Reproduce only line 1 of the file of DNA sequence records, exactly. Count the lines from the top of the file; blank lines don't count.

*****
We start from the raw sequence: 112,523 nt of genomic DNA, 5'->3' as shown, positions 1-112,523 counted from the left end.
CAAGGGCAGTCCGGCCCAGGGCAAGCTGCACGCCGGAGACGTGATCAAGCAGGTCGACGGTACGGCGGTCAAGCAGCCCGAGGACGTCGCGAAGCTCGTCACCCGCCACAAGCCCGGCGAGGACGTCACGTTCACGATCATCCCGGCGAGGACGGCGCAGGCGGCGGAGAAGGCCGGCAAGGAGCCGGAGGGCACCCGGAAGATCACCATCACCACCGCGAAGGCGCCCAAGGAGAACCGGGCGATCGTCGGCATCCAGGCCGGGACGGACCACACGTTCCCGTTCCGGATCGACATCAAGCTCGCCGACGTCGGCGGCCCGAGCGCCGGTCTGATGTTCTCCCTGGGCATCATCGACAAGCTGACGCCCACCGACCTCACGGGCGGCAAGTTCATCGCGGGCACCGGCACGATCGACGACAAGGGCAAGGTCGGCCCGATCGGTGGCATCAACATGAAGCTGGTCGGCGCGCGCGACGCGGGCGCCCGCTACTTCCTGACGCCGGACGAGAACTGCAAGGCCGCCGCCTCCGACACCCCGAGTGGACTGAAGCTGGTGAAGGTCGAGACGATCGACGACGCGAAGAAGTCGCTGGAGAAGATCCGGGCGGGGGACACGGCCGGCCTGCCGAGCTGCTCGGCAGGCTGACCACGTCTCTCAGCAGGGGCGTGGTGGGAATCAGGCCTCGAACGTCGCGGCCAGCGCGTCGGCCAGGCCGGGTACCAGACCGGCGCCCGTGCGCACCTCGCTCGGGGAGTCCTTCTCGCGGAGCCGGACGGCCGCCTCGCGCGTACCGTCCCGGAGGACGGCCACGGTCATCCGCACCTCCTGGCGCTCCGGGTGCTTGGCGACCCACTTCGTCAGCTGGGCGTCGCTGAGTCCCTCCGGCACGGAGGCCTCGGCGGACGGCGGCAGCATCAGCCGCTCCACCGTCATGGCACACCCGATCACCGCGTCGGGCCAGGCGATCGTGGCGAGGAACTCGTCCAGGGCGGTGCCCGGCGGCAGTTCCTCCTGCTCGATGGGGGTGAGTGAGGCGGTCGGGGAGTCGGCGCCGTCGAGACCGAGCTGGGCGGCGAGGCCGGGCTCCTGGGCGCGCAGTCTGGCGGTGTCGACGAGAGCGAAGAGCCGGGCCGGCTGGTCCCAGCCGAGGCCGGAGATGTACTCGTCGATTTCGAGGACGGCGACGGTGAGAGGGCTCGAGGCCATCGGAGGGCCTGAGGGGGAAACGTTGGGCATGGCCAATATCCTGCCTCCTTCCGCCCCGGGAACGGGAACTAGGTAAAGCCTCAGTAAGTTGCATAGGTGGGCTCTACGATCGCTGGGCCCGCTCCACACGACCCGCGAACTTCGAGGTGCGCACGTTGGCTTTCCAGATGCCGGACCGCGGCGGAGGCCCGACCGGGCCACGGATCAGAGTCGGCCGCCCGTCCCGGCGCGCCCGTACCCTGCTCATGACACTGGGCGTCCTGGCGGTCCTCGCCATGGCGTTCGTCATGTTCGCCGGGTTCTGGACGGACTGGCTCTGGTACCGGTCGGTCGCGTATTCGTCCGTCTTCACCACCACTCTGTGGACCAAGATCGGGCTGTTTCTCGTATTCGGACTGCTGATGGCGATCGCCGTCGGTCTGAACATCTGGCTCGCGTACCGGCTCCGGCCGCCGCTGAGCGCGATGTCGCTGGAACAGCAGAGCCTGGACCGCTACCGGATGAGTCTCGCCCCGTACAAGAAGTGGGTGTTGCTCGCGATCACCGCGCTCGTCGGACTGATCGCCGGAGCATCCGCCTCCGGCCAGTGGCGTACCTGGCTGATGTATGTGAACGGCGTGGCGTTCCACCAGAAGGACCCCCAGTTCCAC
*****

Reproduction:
We start from the raw sequence: 112,523 nt of genomic DNA, 5'->3' as shown, positions 1-112,523 counted from the left end.